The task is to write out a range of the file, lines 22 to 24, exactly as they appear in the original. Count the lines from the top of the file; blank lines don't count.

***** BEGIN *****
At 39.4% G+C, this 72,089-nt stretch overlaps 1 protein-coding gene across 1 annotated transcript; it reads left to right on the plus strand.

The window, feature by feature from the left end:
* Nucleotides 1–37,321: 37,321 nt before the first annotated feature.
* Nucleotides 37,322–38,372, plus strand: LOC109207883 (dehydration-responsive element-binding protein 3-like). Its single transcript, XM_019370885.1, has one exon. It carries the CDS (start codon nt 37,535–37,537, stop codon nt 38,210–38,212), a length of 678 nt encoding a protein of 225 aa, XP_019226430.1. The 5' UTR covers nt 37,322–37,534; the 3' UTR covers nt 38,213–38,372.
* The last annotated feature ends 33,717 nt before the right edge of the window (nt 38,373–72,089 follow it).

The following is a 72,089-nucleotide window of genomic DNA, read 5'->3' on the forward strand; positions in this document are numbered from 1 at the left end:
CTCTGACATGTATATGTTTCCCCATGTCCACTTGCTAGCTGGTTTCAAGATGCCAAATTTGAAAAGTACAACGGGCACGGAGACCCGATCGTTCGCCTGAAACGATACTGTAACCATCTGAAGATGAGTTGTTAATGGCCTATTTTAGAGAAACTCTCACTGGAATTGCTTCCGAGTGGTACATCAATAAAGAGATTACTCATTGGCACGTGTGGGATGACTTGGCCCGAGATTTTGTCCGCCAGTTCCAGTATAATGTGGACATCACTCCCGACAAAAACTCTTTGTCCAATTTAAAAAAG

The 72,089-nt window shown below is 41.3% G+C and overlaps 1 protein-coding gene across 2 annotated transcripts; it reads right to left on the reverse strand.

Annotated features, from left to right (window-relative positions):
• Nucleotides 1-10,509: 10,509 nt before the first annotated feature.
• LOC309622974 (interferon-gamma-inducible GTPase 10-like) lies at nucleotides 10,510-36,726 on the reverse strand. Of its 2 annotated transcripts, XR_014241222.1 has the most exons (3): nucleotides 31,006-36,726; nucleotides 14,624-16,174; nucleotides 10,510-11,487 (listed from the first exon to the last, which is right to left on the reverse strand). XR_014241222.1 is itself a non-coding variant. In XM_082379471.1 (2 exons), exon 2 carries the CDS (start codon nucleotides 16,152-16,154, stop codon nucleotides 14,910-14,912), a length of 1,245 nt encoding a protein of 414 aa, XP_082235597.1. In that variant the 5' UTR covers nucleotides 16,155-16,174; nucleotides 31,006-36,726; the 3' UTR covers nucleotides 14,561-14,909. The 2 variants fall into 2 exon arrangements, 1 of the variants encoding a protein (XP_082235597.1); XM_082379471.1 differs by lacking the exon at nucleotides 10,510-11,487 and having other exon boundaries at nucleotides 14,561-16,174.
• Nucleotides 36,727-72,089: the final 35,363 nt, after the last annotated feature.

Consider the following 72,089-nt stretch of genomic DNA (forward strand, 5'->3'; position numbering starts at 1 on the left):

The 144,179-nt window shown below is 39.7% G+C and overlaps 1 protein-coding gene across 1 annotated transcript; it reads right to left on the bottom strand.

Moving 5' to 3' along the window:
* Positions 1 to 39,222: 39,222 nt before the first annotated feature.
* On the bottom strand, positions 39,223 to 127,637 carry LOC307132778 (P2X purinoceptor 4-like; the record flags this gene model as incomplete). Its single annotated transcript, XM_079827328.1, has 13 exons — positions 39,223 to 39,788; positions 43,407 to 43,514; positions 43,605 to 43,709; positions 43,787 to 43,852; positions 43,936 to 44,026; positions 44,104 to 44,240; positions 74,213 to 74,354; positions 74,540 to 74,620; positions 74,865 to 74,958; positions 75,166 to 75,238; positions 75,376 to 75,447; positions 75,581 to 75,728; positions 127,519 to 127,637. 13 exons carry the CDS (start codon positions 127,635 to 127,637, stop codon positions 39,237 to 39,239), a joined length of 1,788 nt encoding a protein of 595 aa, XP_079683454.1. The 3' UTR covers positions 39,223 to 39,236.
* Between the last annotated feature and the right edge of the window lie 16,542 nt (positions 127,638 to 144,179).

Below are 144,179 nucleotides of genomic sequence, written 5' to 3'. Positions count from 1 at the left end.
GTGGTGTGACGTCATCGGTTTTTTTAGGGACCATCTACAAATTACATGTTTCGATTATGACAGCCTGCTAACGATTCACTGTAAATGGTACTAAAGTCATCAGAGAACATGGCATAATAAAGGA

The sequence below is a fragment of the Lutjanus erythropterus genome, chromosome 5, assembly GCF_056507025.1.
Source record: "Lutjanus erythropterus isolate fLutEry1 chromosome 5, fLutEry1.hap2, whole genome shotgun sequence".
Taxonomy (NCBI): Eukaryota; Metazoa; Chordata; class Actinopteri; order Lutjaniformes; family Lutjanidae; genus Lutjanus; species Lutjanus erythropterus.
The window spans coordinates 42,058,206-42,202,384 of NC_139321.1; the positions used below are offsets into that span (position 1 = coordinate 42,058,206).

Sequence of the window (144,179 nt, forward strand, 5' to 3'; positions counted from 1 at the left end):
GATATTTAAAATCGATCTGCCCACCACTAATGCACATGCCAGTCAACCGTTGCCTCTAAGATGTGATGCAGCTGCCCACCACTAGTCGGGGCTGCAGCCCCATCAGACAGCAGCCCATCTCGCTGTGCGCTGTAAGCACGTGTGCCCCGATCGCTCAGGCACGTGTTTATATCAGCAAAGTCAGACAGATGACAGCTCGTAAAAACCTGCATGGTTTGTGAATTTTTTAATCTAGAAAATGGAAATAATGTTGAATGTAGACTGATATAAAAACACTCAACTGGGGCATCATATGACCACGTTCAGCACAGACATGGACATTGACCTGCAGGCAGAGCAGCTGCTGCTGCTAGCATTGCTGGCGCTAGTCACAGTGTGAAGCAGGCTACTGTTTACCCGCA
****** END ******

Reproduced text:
Source record: "Lutjanus erythropterus isolate fLutEry1 chromosome 5, fLutEry1.hap2, whole genome shotgun sequence".
Taxonomy (NCBI): Eukaryota; Metazoa; Chordata; class Actinopteri; order Lutjaniformes; family Lutjanidae; genus Lutjanus; species Lutjanus erythropterus.
The window spans coordinates 42,058,206-42,202,384 of NC_139321.1; the positions used below are offsets into that span (position 1 = coordinate 42,058,206).